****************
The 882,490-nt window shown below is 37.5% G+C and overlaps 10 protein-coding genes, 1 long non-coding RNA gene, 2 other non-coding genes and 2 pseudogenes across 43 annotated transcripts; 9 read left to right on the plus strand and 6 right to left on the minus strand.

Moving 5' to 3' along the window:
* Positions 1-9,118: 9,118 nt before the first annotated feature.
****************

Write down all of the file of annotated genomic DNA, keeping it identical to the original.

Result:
The 882,490-nt window shown below is 37.5% G+C and overlaps 10 protein-coding genes, 1 long non-coding RNA gene, 2 other non-coding genes and 2 pseudogenes across 43 annotated transcripts; 9 read left to right on the plus strand and 6 right to left on the minus strand.

Moving 5' to 3' along the window:
* Positions 1-9,118: 9,118 nt before the first annotated feature.